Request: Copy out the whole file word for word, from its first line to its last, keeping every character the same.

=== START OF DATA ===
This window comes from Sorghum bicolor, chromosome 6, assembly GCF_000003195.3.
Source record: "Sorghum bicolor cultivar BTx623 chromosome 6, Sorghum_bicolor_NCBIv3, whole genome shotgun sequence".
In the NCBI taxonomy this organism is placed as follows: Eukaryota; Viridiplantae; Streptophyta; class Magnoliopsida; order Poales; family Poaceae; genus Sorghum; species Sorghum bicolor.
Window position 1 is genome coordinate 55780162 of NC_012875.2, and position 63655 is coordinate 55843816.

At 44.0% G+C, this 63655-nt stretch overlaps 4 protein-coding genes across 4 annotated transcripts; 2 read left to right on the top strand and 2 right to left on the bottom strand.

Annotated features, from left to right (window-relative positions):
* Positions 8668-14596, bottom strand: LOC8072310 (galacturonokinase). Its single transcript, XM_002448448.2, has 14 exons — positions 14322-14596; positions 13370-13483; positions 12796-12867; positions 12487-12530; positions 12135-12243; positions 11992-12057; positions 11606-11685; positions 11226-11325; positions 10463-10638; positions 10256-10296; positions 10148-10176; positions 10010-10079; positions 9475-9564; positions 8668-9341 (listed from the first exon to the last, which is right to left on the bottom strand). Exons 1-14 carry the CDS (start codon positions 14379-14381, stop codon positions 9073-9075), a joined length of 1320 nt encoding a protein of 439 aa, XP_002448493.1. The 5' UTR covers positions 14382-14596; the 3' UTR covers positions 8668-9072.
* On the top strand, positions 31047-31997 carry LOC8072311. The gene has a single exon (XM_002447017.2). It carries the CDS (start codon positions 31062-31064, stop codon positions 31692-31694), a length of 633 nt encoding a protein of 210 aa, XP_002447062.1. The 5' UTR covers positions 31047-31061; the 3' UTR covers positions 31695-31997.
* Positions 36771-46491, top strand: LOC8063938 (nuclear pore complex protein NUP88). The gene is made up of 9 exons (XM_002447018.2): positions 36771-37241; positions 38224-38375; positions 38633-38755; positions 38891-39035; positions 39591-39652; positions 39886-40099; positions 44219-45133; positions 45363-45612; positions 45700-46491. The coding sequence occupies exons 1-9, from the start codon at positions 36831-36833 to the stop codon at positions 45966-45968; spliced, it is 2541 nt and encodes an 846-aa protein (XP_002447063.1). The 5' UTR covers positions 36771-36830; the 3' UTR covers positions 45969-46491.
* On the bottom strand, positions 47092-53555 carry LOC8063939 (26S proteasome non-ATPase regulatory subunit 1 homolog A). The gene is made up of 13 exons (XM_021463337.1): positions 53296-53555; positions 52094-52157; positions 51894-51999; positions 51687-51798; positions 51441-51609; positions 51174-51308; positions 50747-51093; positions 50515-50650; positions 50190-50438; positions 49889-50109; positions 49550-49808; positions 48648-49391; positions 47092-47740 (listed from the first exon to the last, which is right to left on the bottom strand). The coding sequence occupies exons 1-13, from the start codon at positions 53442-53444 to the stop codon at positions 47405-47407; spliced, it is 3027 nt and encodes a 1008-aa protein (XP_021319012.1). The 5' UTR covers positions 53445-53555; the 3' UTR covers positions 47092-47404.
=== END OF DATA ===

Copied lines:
This window comes from Sorghum bicolor, chromosome 6, assembly GCF_000003195.3.
Source record: "Sorghum bicolor cultivar BTx623 chromosome 6, Sorghum_bicolor_NCBIv3, whole genome shotgun sequence".
In the NCBI taxonomy this organism is placed as follows: Eukaryota; Viridiplantae; Streptophyta; class Magnoliopsida; order Poales; family Poaceae; genus Sorghum; species Sorghum bicolor.
Window position 1 is genome coordinate 55780162 of NC_012875.2, and position 63655 is coordinate 55843816.

At 44.0% G+C, this 63655-nt stretch overlaps 4 protein-coding genes across 4 annotated transcripts; 2 read left to right on the top strand and 2 right to left on the bottom strand.

Annotated features, from left to right (window-relative positions):
* Positions 8668-14596, bottom strand: LOC8072310 (galacturonokinase). Its single transcript, XM_002448448.2, has 14 exons — positions 14322-14596; positions 13370-13483; positions 12796-12867; positions 12487-12530; positions 12135-12243; positions 11992-12057; positions 11606-11685; positions 11226-11325; positions 10463-10638; positions 10256-10296; positions 10148-10176; positions 10010-10079; positions 9475-9564; positions 8668-9341 (listed from the first exon to the last, which is right to left on the bottom strand). Exons 1-14 carry the CDS (start codon positions 14379-14381, stop codon positions 9073-9075), a joined length of 1320 nt encoding a protein of 439 aa, XP_002448493.1. The 5' UTR covers positions 14382-14596; the 3' UTR covers positions 8668-9072.
* On the top strand, positions 31047-31997 carry LOC8072311. The gene has a single exon (XM_002447017.2). It carries the CDS (start codon positions 31062-31064, stop codon positions 31692-31694), a length of 633 nt encoding a protein of 210 aa, XP_002447062.1. The 5' UTR covers positions 31047-31061; the 3' UTR covers positions 31695-31997.
* Positions 36771-46491, top strand: LOC8063938 (nuclear pore complex protein NUP88). The gene is made up of 9 exons (XM_002447018.2): positions 36771-37241; positions 38224-38375; positions 38633-38755; positions 38891-39035; positions 39591-39652; positions 39886-40099; positions 44219-45133; positions 45363-45612; positions 45700-46491. The coding sequence occupies exons 1-9, from the start codon at positions 36831-36833 to the stop codon at positions 45966-45968; spliced, it is 2541 nt and encodes an 846-aa protein (XP_002447063.1). The 5' UTR covers positions 36771-36830; the 3' UTR covers positions 45969-46491.
* On the bottom strand, positions 47092-53555 carry LOC8063939 (26S proteasome non-ATPase regulatory subunit 1 homolog A). The gene is made up of 13 exons (XM_021463337.1): positions 53296-53555; positions 52094-52157; positions 51894-51999; positions 51687-51798; positions 51441-51609; positions 51174-51308; positions 50747-51093; positions 50515-50650; positions 50190-50438; positions 49889-50109; positions 49550-49808; positions 48648-49391; positions 47092-47740 (listed from the first exon to the last, which is right to left on the bottom strand). The coding sequence occupies exons 1-13, from the start codon at positions 53442-53444 to the stop codon at positions 47405-47407; spliced, it is 3027 nt and encodes a 1008-aa protein (XP_021319012.1). The 5' UTR covers positions 53445-53555; the 3' UTR covers positions 47092-47404.